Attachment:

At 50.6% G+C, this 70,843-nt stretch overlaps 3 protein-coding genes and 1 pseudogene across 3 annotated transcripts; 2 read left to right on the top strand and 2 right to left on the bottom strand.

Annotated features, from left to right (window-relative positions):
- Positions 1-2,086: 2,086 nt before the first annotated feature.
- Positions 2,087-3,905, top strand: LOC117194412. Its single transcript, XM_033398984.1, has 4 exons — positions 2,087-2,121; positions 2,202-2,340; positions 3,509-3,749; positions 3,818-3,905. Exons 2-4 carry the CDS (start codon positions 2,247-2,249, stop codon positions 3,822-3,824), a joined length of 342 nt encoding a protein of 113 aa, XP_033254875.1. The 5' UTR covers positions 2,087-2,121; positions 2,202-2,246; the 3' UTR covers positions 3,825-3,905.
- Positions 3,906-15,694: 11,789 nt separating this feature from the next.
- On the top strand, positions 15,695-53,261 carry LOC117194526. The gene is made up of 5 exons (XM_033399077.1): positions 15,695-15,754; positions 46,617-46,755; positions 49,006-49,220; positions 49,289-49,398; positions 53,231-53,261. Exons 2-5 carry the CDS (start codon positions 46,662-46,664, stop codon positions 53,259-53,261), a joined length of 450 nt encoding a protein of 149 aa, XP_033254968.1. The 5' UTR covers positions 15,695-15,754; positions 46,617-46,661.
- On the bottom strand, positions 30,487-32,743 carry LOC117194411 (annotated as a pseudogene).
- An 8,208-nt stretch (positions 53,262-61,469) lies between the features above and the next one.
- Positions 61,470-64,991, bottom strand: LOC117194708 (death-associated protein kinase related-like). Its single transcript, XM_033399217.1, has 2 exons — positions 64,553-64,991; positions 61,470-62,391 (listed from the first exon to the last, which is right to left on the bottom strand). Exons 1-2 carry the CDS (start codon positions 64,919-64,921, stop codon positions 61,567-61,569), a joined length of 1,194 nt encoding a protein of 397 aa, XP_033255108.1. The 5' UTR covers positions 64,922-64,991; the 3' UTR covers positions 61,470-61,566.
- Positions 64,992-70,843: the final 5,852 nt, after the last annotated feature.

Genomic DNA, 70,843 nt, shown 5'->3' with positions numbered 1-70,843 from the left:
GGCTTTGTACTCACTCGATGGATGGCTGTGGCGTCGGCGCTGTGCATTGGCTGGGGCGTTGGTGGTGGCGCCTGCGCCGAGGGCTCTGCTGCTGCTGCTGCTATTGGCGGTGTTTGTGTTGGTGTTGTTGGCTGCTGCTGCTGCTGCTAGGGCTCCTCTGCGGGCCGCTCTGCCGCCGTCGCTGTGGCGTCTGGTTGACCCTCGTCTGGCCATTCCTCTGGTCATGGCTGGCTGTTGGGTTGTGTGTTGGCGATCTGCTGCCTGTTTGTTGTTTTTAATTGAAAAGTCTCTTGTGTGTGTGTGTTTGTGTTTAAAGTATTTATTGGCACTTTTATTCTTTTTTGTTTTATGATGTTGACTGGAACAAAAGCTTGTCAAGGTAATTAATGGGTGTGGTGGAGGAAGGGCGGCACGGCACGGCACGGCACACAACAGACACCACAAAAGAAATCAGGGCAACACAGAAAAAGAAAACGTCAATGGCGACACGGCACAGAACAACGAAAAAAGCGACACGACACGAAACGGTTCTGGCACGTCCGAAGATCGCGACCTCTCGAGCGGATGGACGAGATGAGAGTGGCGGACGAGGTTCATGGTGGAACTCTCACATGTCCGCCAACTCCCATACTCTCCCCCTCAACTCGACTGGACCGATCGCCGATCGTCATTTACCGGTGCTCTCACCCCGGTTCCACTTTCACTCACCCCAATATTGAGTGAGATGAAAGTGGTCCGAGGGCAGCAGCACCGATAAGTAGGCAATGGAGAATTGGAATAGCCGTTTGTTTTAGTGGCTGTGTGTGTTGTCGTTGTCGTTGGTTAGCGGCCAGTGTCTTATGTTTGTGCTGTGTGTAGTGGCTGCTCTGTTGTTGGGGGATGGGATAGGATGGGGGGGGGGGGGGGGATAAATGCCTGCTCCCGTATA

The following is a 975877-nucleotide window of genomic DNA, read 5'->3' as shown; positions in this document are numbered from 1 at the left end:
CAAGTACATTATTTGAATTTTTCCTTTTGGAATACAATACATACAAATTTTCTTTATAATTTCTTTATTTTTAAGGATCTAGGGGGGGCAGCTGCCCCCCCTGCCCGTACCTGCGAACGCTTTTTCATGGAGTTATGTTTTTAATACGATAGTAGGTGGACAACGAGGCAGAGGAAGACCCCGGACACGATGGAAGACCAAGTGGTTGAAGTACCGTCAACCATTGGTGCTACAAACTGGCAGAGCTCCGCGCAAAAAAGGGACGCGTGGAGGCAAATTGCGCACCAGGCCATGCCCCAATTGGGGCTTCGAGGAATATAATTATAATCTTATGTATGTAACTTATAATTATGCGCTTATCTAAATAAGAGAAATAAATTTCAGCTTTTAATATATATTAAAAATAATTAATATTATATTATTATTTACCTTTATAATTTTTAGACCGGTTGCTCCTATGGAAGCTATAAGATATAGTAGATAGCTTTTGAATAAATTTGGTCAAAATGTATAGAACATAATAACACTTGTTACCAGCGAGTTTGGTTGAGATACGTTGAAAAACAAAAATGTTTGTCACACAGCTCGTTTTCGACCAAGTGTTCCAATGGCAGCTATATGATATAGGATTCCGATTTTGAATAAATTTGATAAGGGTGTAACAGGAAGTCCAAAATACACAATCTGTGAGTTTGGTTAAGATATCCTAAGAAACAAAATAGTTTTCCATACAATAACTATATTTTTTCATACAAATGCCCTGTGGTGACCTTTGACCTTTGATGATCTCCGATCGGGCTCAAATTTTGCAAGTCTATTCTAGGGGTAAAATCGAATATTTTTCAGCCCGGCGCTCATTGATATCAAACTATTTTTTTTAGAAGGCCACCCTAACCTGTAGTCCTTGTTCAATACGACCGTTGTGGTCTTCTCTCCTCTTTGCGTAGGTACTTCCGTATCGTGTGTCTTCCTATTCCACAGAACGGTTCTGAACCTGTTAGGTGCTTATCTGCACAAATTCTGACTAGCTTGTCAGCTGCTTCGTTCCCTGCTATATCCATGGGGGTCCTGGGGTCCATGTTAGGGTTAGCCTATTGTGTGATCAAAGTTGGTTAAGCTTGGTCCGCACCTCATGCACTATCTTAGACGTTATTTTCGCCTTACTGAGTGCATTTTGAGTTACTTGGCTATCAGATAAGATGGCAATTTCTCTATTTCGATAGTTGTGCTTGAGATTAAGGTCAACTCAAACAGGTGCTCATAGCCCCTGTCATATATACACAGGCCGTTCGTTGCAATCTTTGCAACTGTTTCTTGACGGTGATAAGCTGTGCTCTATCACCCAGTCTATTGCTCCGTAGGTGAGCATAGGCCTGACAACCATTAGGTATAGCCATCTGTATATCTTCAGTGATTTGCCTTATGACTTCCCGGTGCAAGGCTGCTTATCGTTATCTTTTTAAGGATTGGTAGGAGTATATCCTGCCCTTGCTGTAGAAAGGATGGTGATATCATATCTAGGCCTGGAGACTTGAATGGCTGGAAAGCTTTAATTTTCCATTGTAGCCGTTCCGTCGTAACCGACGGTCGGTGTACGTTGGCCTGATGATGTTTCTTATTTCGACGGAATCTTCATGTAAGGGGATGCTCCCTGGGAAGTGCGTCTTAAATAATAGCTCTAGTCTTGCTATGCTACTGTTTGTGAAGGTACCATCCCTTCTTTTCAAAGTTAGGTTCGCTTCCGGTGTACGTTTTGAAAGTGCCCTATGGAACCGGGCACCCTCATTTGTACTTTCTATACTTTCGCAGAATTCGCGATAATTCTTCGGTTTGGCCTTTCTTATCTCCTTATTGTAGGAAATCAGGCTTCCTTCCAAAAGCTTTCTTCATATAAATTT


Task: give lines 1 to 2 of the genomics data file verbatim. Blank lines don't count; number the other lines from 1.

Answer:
At 50.6% G+C, this 70,843-nt stretch overlaps 3 protein-coding genes and 1 pseudogene across 3 annotated transcripts; 2 read left to right on the top strand and 2 right to left on the bottom strand.

Annotated features, from left to right (window-relative positions):